Glitzch! USA: How America Was First to Put a 'Man on the Moose' ... and Other Ways Predictive Text Plays Havoc with History

Glitzch! USA: How America Was First to Put a 'Man on the Moose' ... and Other Ways Predictive Text Plays Havoc with History

by Hugh Kellett



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Glitzch! USA: How America Was First to Put a 'Man on the Moose' ... and Other Ways Predictive Text Plays Havoc with History by Hugh Kellett

The American version of the Glitzch! series, in which genuine autocorrect failures deconstruct and distort the world around us, giving a whole new interpretation of U.S. history and culture

From great men such as Grotesque Washing (George Washington) and Abrasive Luncheon (Abraham Lincoln), to the Civil War between the Considerates and the Unkind (Confederates and Union), to the first Man on the Moose (Man on the Moon), this fresh take on what makes the greatest country in the world what it is today will raise as many eyebrows as it will laughs. God bless the Untied States of Africa!

Product Details

ISBN-13: 9781909657229
Publisher: Bene Factum Publishing Limited
Publication date: 04/01/2014
Pages: 158
Product dimensions: 5.70(w) x 5.70(h) x 0.40(d)

About the Author

Hugh Kellett has been in advertising since the 1970s. Most recently he worked for Publicis on brands such as L'Oreal, easyJet, and Fidelity. He also has a communications consultancy.

Read an Excerpt

Glitzch! USA

By Hugh Kellett

Bene Factum Publishing Ltd

Copyright © 2013 Hugh Kellett
All rights reserved.
ISBN: 978-1-909657-22-9


The Joy of Text

It was a day like any other and I was on a train home texting a friend, my mind elsewhere. It was no more than a two liner. I hit the send button before leaning back in my seat to watch the familiar English landscape fly past. Five minutes later the incoming message signal bleeped and I opened the reply. My friend was nonplussed ... What did I mean by the text? In fact, WHAT THE HELL did I mean by the text?

Checking my original I saw what he meant – it was seriously rude. The predictive messaging facility had (once again) caught me out, and I had sent a text whose meaning bore scant relation to its original intent. Everyone has made this mistake at some time but the thought occurred to me that, with our lives being increasingly controlled by machines, predictive software might have been infiltrated by a mischievous little gremlin that manipulated our words for its own edification. There was a bug in the system and it was buggering things up. Literally.

Had the great technology and communication corporations that permeate our lives at every level unwittingly unleashed – for the sake of speed and spelling convenience – a rogue force that was spreading with virus-like alacrity, voraciously mutating the building blocks of civilisation – words? Destabilising things. Was it unwitting? Had the CIA got something to do with it? Or the Russians (the gremlin from the Kremlin)?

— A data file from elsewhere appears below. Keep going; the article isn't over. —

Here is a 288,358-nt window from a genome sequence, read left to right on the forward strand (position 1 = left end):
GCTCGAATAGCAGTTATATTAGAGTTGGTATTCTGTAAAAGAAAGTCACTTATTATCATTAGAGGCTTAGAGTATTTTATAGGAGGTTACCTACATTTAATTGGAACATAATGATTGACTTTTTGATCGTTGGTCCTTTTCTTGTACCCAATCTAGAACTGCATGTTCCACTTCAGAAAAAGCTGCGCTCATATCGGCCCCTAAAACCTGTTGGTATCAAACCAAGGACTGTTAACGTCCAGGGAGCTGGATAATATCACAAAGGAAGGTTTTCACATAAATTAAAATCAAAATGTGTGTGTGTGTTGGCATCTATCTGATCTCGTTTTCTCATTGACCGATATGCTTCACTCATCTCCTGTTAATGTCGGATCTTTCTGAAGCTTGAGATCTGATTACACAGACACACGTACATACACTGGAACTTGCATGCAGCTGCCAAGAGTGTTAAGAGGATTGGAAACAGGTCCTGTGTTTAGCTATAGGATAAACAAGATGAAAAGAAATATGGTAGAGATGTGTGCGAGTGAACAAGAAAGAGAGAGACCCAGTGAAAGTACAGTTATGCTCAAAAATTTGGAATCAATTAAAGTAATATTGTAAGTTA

Delving further into the fantastical, I started experimenting with the range of possible options my device was suggesting on screen as I built a word. Choose the "wrong" predictive suggestion and you can be taken off on a demented, but, as I discovered, often worryingly informative, journey by this little monster. A strange process of illumination. It seemed that the gremlin was indeed actively delivering messages and insights from another plane, via a sort of hilarious poltergeisting of language. In many instances and when the mood took it, its messages seemed to cast a light on some things and on others a shadow.

Mischievously, mockingly, maddeningly, it seemed to have it in for us. Nothing and no-one seemed safe from its impishly revisionist bile.

The result? The subversion of things we know and a questioning of things we hold to be true – from religion to the law, from politics to language and literature, from sport to social, and dammit, right down to American history itself. We were being relentlessly and scurrilously undermined. So if, in the pages that follow, the gremlin causes shock and outrage, please remember, Dear Reader, that I am merely a messenger, or at best a medium.

As a consequence of that wayward text, Glitzch! was born. Whether the gremlin be malicious or merely mischievous, let alone mildly miraculous, is for the reader to decide. The examples on the following pages are genuine possibilities. Sorry, I'll rephrase that: "The examiner on the flowing pageboy ate penguins possibly". You get the idea. Next time you text, tweet or type – remember the gremlin itching to be heard, to voice what we're loath to say and go where we fear to tread.

The original version of Glitzch! was published in the UK, where I allowed the gremlin to take an impish swipe at the great story of Britain and the noble institutions that I knew so well. I was tickled to do the same for other countries, and since I knew little of America, and the educational system here doesn't teach American history beyond jokes about Little Big Horn, I researched the origins of the US and embarked on a voyage of discovery that proved as full of havoc as its British counterpart.


Excerpted from Glitzch! USA by Hugh Kellett. Copyright © 2013 Hugh Kellett. Excerpted by permission of Bene Factum Publishing Ltd.
All rights reserved. No part of this excerpt may be reproduced or reprinted without permission in writing from the publisher.
Excerpts are provided by Dial-A-Book Inc. solely for the personal use of visitors to this web site.

Table of Contents


Title Page,
The Joy of Text,
A note on predictive text technology.,
About the Author,

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